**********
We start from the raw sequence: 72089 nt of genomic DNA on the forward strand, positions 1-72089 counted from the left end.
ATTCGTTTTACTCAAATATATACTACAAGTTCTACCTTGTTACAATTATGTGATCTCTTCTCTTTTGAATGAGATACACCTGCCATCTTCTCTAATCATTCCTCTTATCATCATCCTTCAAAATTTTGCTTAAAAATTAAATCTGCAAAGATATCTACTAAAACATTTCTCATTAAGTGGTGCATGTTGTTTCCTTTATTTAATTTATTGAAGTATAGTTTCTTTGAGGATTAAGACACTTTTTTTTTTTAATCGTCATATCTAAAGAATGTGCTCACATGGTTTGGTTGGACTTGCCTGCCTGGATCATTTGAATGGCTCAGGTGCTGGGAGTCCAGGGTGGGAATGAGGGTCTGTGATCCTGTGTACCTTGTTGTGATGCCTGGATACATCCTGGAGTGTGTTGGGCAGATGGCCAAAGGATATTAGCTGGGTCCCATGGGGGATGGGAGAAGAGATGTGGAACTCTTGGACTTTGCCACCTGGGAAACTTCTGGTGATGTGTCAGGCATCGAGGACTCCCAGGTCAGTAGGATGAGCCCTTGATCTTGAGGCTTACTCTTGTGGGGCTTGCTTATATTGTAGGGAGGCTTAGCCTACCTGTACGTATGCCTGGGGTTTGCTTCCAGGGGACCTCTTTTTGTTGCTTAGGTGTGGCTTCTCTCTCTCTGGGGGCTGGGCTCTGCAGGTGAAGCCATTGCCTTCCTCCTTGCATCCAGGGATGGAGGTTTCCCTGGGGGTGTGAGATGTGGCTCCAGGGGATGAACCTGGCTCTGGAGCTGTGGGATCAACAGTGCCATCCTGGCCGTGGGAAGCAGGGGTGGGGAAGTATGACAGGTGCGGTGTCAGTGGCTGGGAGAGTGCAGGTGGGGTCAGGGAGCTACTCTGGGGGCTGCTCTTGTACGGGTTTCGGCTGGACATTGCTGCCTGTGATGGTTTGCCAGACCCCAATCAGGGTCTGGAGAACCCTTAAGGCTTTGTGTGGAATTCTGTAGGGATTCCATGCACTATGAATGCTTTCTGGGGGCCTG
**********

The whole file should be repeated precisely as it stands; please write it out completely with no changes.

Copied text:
We start from the raw sequence: 72089 nt of genomic DNA on the forward strand, positions 1-72089 counted from the left end.
ATTCGTTTTACTCAAATATATACTACAAGTTCTACCTTGTTACAATTATGTGATCTCTTCTCTTTTGAATGAGATACACCTGCCATCTTCTCTAATCATTCCTCTTATCATCATCCTTCAAAATTTTGCTTAAAAATTAAATCTGCAAAGATATCTACTAAAACATTTCTCATTAAGTGGTGCATGTTGTTTCCTTTATTTAATTTATTGAAGTATAGTTTCTTTGAGGATTAAGACACTTTTTTTTTTTAATCGTCATATCTAAAGAATGTGCTCACATGGTTTGGTTGGACTTGCCTGCCTGGATCATTTGAATGGCTCAGGTGCTGGGAGTCCAGGGTGGGAATGAGGGTCTGTGATCCTGTGTACCTTGTTGTGATGCCTGGATACATCCTGGAGTGTGTTGGGCAGATGGCCAAAGGATATTAGCTGGGTCCCATGGGGGATGGGAGAAGAGATGTGGAACTCTTGGACTTTGCCACCTGGGAAACTTCTGGTGATGTGTCAGGCATCGAGGACTCCCAGGTCAGTAGGATGAGCCCTTGATCTTGAGGCTTACTCTTGTGGGGCTTGCTTATATTGTAGGGAGGCTTAGCCTACCTGTACGTATGCCTGGGGTTTGCTTCCAGGGGACCTCTTTTTGTTGCTTAGGTGTGGCTTCTCTCTCTCTGGGGGCTGGGCTCTGCAGGTGAAGCCATTGCCTTCCTCCTTGCATCCAGGGATGGAGGTTTCCCTGGGGGTGTGAGATGTGGCTCCAGGGGATGAACCTGGCTCTGGAGCTGTGGGATCAACAGTGCCATCCTGGCCGTGGGAAGCAGGGGTGGGGAAGTATGACAGGTGCGGTGTCAGTGGCTGGGAGAGTGCAGGTGGGGTCAGGGAGCTACTCTGGGGGCTGCTCTTGTACGGGTTTCGGCTGGACATTGCTGCCTGTGATGGTTTGCCAGACCCCAATCAGGGTCTGGAGAACCCTTAAGGCTTTGTGTGGAATTCTGTAGGGATTCCATGCACTATGAATGCTTTCTGGGGGCCTG